Check out the Interactive Census at Footnote - Free for a limited time.

World Vital Records This month we have some great updates planned.
Web Site Redesign: We are in the process of launching our new site design and are excited for many of the improvements we have made. So keep your eye out for the announcement and please provide us any feedback. New Military Collections: We will be releasing some exciting military collections this month that will include the Air Force Officer Register Collection featuring over 1.65 million names of Air Force Officers who served in the military during 1958-1962.
We are excited for the upcoming improvements and content that will be coming.

WorldCat.org, Google Books and more...
WorldCat.org is a major international connection to over 10,000 libraries worldwide and catalogs over 1.5 billion items. Google Books contains over 10,000,000 digitized books and magazines. WorldCat.org and Google Books are now interlinked. If you search for a book on Google Books and find the item, one of the options is to find the item in a library. Clicking on this option gives you a link to WorldCat.org. The WorldCat search for the item gives you the full citation, a reference to every edition of the item and by entering your zip code, a list of libraries that have the item, including the distance from your own location. Quoting from the OCLC Website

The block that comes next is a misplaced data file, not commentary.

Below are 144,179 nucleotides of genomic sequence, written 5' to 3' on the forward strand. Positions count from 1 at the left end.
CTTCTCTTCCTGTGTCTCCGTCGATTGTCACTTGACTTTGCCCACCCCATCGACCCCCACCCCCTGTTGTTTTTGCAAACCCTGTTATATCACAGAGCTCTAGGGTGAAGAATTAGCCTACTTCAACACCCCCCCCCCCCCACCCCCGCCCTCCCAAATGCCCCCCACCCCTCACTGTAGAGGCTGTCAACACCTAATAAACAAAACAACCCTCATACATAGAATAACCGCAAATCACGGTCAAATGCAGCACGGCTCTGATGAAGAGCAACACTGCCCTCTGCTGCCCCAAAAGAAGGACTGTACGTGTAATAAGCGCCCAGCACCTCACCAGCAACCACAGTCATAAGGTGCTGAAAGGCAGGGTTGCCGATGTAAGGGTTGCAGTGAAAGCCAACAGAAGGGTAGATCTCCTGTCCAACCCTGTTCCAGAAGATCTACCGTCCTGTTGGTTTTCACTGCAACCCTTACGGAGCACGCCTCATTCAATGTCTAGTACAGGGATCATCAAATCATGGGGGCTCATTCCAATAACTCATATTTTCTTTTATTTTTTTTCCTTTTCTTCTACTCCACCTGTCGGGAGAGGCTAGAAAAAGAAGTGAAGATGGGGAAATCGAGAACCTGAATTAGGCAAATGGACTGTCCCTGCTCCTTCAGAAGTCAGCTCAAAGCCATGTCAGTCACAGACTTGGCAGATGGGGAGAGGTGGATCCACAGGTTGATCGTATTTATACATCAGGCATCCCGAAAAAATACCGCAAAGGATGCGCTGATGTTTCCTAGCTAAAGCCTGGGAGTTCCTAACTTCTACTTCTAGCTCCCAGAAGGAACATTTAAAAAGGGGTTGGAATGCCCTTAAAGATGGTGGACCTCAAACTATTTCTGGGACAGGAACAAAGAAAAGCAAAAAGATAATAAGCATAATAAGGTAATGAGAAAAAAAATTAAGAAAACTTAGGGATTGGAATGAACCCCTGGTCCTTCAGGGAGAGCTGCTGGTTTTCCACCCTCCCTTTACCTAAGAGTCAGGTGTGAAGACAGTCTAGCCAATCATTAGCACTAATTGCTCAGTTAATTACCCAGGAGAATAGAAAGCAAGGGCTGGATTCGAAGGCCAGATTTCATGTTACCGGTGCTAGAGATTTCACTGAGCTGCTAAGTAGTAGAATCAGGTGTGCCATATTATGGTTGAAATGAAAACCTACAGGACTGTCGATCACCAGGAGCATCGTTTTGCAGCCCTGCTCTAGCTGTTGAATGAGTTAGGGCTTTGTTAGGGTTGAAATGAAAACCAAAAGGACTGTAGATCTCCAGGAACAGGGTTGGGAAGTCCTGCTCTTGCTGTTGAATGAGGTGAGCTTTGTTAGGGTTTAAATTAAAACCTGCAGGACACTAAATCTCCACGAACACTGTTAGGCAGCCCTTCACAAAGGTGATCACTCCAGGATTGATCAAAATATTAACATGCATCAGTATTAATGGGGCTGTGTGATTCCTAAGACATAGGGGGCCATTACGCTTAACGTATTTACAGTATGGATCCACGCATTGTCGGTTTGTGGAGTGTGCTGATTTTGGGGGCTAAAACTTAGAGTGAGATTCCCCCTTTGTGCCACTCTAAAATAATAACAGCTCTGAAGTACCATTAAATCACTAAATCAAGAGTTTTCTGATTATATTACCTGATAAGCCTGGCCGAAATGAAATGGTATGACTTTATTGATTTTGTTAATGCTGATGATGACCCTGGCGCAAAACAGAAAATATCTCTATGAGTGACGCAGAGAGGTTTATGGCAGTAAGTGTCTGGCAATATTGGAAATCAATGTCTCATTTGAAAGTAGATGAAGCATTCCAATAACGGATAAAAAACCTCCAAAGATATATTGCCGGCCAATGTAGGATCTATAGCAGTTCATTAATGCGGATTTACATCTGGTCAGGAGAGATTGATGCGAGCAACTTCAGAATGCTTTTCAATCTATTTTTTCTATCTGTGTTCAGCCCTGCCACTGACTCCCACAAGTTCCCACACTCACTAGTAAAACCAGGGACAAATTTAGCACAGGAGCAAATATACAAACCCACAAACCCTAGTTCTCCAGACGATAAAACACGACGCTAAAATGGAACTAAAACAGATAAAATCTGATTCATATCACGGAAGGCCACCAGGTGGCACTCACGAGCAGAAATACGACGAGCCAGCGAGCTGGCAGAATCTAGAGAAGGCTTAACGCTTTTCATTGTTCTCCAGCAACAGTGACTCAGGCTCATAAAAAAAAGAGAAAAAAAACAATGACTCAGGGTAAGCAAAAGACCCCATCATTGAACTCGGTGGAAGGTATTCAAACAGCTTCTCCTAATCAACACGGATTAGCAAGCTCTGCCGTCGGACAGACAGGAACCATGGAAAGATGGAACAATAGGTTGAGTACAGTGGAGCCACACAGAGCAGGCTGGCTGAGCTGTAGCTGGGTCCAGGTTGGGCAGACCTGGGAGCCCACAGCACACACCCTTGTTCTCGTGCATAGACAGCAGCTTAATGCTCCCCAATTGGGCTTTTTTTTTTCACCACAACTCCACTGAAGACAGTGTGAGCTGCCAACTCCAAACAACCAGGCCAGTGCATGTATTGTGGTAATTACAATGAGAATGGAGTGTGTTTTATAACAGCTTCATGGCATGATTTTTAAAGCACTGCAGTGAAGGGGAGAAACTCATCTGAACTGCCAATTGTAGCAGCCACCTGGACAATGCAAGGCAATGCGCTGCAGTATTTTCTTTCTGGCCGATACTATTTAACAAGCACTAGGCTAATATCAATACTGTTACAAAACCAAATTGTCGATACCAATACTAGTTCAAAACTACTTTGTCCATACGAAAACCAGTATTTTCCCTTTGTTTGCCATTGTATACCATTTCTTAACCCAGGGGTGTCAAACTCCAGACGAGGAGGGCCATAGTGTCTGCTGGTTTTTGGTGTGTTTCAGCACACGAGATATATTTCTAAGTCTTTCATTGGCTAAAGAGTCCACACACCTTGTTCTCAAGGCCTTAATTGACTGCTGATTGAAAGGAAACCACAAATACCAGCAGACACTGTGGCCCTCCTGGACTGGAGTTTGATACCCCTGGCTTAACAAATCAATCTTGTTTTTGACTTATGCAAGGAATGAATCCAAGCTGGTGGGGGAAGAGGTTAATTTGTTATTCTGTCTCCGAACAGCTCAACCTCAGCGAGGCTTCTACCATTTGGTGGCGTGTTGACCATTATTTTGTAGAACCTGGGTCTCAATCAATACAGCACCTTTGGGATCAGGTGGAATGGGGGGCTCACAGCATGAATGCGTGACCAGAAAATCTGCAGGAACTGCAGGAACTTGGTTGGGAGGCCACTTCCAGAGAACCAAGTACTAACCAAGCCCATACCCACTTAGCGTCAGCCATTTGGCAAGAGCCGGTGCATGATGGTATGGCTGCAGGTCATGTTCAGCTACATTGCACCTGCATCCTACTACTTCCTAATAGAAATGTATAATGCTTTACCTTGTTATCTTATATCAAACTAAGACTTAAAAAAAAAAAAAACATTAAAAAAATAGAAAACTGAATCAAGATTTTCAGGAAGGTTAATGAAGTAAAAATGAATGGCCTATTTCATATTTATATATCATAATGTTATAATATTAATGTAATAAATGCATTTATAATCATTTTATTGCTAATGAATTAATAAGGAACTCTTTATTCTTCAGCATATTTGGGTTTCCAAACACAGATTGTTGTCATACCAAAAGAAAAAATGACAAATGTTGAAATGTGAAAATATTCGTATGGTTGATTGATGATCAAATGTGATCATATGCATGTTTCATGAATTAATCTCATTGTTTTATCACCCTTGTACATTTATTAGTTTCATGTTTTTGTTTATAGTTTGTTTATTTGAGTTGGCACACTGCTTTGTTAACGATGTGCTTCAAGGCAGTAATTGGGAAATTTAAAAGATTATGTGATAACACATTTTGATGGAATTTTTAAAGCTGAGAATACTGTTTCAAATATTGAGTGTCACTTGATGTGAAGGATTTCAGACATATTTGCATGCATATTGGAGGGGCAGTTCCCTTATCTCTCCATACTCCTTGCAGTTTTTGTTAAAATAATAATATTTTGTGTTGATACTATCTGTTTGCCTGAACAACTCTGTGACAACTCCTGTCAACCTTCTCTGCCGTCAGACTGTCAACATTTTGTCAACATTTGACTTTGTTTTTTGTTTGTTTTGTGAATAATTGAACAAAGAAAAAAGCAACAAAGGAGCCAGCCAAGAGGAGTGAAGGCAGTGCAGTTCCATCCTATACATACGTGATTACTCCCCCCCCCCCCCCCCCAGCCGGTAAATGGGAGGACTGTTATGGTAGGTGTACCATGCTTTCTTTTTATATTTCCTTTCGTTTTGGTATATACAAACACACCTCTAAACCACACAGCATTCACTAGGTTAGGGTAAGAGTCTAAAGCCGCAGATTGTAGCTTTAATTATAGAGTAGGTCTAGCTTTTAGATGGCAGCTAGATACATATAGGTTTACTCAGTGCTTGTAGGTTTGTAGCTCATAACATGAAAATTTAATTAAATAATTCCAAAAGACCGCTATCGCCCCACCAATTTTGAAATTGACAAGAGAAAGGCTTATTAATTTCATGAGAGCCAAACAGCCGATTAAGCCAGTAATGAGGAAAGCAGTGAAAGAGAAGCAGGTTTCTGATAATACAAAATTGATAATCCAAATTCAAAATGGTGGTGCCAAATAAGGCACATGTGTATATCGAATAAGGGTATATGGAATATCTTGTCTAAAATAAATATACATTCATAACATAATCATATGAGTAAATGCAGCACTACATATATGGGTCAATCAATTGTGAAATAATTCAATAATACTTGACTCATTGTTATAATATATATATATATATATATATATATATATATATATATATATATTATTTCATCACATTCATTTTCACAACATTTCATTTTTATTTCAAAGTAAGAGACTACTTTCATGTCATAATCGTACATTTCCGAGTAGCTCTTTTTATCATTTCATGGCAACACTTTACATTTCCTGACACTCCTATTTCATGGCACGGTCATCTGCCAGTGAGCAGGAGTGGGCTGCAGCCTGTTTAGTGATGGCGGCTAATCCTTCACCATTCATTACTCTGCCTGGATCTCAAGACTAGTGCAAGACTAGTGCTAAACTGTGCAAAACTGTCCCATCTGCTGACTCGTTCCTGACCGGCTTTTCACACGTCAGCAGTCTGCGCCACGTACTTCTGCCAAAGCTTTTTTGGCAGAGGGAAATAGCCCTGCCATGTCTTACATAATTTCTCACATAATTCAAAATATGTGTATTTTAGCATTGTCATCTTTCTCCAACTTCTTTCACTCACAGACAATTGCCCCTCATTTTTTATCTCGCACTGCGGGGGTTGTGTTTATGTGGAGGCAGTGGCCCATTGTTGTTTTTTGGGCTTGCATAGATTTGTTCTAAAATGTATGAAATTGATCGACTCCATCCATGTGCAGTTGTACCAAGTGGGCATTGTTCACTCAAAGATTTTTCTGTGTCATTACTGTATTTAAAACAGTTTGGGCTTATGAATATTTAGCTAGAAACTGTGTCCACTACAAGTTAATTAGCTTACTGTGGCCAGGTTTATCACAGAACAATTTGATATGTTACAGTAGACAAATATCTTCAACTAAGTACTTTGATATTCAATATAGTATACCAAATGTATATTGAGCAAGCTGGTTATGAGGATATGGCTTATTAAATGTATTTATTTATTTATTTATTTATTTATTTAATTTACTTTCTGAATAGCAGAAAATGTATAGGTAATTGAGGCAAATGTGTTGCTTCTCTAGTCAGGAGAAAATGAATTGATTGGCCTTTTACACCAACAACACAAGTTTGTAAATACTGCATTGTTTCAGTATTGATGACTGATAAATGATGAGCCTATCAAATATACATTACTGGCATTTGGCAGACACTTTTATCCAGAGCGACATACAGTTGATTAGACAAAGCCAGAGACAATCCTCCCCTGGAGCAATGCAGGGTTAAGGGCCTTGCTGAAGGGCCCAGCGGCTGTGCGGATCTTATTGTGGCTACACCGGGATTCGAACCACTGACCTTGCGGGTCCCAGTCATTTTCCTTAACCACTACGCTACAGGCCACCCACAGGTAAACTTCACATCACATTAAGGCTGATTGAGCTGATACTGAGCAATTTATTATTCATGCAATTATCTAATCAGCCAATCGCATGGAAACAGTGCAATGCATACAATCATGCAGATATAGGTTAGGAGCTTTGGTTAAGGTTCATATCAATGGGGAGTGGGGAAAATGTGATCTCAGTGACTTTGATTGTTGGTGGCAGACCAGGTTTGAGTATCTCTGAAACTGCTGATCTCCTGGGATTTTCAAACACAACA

Newspapers on line I personally would not like to go without one of the options to NewspaperArchives. I get a tremendous about of data from them. But I like to enhance my genealogy and make it family history. I love old newspapers because they published every little thing that went on in town. I get obits, marriage announcements, divorces, court cases, parties with family members attending, accidents, awards, pictures of people and even ads. It's a wealth of resources.
http://www.worldvitalrecords.com/contentsearch.aspx?&rt=news (Access free at the FHC Portal)
World Vital Records does have some newspapers but not the entire newspaperarchive.com package.
Godfrey Memorial Library has a full subscription to newspaperarchives.com through their subscription site or it is also free at FHCs.(Email from FHCNET)

Bits and Pieces